There are two men inside each Lion. One at the head and one at the tail. The music follows the move of the Lion. The Lion has a mirror attached to its head and this is believed to expel negative energy. 

The businesses hang a string of green vegetables outside the door. To this is attached a lucky red packet. Usually the businesses have prepaid for the visit by the lions. The dance culminates with the lions ‘eating’ the green vegetables and packet accompanied by a crescendo of drums and cymbals. Then they spit out the chewed up remains. This is a symbolic gesture. The lions are blessing the business with good luck and lots of customers during the new year! In return the lions are rewarded with oranges or tangerines which again symbolise good good luck. 

Often the lions leave a Year Date spelt out in orange segments on the floor. 


In the video below you can see the climax of the lion dance at Plaza Singapura

         LION DANCE. PLAZA SINGAPURA

Come back tomorrow for more fun when we will be participating in the ‘Yu Sheng’. This is a traditional noodle tossing and great fun. Tastes great too! There’s also a DRAGON! 

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Flower Power

 

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Play dough, bought or homemade, is a great creative medium. Modelling with the dough also strengthens little muscles thus improving fine motor skills.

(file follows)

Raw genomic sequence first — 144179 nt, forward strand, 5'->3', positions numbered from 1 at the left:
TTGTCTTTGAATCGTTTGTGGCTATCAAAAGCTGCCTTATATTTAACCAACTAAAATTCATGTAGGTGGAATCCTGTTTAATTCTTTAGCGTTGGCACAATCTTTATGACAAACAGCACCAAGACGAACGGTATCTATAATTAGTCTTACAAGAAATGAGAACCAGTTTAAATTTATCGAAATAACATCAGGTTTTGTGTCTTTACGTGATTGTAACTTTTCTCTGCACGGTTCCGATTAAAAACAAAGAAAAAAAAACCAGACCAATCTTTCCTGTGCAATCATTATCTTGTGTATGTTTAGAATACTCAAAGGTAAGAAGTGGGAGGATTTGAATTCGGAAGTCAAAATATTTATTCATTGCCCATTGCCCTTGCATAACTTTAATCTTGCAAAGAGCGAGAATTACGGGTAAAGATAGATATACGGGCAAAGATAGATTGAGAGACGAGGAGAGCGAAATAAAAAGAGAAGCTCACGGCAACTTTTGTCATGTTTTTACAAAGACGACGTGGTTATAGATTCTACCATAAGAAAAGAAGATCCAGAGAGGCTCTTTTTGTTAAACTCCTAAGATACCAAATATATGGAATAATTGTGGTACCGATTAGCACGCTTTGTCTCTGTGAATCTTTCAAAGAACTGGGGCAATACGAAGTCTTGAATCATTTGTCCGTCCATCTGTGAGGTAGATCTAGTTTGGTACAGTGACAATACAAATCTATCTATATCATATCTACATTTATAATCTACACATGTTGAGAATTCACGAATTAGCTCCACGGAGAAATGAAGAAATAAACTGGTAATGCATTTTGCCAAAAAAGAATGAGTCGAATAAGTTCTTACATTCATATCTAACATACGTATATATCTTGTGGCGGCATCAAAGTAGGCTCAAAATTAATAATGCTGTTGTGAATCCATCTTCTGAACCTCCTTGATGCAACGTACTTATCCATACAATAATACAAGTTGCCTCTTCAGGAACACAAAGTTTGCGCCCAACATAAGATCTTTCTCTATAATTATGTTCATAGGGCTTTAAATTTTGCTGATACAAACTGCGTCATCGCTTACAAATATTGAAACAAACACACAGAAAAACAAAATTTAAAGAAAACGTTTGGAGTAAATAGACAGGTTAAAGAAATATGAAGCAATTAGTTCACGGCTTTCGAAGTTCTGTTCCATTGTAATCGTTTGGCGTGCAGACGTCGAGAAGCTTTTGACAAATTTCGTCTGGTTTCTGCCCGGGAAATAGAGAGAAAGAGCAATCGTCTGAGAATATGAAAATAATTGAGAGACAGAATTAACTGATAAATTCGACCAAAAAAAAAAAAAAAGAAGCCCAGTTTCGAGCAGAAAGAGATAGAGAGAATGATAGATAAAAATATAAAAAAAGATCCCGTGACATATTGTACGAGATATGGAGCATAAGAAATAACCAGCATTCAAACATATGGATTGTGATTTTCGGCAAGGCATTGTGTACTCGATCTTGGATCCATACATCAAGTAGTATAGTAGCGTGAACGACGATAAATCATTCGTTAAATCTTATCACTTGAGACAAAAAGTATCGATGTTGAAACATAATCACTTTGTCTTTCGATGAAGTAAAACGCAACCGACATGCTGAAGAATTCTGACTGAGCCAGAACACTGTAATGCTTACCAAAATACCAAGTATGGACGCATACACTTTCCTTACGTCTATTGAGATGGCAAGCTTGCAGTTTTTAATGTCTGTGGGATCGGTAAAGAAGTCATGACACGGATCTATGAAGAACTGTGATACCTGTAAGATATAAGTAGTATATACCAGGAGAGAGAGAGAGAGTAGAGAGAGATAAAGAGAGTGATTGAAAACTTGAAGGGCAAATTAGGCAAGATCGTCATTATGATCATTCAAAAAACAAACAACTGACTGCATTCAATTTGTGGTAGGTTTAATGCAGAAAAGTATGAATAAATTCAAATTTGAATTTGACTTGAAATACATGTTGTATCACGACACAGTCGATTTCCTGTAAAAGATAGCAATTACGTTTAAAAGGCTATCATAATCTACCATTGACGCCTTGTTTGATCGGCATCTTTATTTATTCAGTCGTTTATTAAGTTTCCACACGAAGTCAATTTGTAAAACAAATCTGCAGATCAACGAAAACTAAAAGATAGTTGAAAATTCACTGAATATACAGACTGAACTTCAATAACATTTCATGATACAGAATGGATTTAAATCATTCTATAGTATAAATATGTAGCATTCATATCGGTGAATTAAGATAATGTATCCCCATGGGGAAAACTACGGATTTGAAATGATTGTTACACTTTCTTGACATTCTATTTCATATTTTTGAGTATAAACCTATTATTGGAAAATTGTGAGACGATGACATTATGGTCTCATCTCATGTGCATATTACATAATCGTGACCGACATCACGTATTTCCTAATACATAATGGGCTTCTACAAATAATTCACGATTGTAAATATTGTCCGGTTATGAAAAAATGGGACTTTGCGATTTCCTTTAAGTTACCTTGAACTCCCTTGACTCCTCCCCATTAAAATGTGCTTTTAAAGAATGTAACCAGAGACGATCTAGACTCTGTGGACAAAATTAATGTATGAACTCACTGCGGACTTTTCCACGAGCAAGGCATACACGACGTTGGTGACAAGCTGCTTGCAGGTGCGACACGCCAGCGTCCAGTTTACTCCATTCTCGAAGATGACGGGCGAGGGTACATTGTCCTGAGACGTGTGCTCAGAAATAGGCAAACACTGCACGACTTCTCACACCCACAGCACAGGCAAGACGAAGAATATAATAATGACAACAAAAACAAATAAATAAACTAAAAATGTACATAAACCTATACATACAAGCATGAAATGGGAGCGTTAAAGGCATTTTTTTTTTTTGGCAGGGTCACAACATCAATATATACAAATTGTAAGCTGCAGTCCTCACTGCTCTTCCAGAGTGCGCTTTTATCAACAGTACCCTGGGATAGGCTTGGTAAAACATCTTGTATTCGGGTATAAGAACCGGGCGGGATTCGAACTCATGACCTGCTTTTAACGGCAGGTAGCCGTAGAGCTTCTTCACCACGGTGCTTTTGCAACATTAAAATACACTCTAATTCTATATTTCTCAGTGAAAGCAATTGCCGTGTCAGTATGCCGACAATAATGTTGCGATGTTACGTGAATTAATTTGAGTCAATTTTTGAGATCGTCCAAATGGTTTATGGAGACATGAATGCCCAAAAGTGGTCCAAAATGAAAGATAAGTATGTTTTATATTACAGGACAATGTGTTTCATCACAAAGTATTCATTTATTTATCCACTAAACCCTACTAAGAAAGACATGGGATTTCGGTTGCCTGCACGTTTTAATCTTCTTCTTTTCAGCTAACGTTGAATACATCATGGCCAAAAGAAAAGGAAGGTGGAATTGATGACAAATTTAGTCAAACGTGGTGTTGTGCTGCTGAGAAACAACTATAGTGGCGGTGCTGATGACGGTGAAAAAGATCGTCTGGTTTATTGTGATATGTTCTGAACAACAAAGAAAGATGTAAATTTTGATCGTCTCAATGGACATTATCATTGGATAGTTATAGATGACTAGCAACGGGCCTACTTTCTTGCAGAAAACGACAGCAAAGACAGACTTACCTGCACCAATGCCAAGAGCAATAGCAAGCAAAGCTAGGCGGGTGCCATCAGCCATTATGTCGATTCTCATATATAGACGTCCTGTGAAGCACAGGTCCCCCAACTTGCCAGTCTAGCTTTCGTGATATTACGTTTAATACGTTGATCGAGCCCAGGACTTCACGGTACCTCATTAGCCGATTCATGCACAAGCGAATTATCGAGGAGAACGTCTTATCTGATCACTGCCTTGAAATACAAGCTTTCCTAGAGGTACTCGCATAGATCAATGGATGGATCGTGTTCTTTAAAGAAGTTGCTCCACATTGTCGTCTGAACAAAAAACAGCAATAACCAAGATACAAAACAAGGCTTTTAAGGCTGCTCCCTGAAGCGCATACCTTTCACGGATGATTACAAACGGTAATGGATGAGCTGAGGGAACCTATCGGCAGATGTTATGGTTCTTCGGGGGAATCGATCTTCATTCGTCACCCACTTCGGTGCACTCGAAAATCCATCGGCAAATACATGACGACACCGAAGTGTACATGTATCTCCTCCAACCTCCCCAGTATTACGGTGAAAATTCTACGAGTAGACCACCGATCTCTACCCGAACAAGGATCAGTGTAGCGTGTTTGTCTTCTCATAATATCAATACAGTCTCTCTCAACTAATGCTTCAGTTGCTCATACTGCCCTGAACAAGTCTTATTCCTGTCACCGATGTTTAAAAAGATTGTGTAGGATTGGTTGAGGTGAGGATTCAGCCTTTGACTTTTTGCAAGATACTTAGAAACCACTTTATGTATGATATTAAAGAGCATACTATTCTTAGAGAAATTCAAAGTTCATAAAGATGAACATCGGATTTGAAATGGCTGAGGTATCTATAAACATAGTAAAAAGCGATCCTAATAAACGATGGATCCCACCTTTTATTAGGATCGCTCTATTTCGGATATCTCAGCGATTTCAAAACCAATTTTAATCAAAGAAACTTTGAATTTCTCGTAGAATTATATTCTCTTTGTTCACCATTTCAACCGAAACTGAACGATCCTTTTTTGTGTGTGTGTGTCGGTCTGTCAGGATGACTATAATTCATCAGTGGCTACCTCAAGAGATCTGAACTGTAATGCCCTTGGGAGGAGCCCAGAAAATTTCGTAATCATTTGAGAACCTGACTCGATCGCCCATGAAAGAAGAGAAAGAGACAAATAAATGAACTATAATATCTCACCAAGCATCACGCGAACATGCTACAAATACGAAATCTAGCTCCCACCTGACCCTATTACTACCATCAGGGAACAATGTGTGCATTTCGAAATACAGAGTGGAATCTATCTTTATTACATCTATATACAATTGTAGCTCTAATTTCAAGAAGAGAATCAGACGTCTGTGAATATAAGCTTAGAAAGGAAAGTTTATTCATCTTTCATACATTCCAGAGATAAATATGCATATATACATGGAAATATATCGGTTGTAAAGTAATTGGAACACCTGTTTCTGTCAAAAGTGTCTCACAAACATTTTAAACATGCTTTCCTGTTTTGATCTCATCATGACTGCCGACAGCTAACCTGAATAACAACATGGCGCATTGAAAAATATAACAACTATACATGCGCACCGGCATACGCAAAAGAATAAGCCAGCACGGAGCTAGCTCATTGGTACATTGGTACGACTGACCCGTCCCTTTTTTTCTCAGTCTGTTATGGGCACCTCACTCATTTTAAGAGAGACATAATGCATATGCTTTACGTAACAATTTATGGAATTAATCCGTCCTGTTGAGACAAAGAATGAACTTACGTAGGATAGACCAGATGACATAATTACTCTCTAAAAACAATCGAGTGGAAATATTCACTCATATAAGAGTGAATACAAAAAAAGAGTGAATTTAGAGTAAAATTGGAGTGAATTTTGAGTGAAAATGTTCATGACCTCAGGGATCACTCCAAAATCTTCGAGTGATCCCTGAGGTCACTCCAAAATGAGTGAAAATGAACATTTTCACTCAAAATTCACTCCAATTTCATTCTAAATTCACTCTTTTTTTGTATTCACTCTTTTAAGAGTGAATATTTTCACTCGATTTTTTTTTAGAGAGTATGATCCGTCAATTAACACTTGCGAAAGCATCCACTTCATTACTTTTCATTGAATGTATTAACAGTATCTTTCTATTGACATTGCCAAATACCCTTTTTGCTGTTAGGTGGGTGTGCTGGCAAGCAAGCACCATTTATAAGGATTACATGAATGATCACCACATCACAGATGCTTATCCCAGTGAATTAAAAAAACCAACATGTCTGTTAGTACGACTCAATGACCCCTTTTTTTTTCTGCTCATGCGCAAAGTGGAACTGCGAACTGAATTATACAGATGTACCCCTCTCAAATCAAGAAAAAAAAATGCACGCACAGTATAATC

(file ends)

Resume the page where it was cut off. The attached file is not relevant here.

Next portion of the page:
Introduce different skills like: 

  • Kneading
  • Squeezing
  • Rolling a long sausage on the table first with one hand and then both 
  • Rolling into a ball between the palms of both hands.
  • Breaking the play dough-pulling it apart using a tripod grip. 
  • Squashing balls on the table with the thumb and then each finger in turn. 
  • Building a tower or balls starting with the largest at the bottom. 

I drew patterns and pictures in indelible marker on clear plastic to encourage my kids to use different skills to make different shapes with the playdough. (See above) 

Follow the link below to see Maisie Jumble , inspired by the fibreglass sculptures by Ana Tzaievi , making her own from play dough.

Video link below: 

        FLOWER POWER

Beacons to unite the planet

 

Like everything in Singapore the Art Exhibits are enormous, colourful and striking . They have to be to avoid being lost amongst the huge and spectacular skyscrapers!

I was really upset when the friendly and colourful 'Hippo' pieces disappeared. They were fun and I really liked them!

They have been replaced by incredibly beautiful and equally colourful 'flower' exhibits in fibreglass by world renowned artist Ana Tzarev.

The collection is named 'Spring in the City' and the objective behind the pieces is to unite the world. Ana believes that art acts like a bridge by which to connect the world. She hopes that the flowers will act like beacons across the planet to bring people together and I think this is such a lovely idea.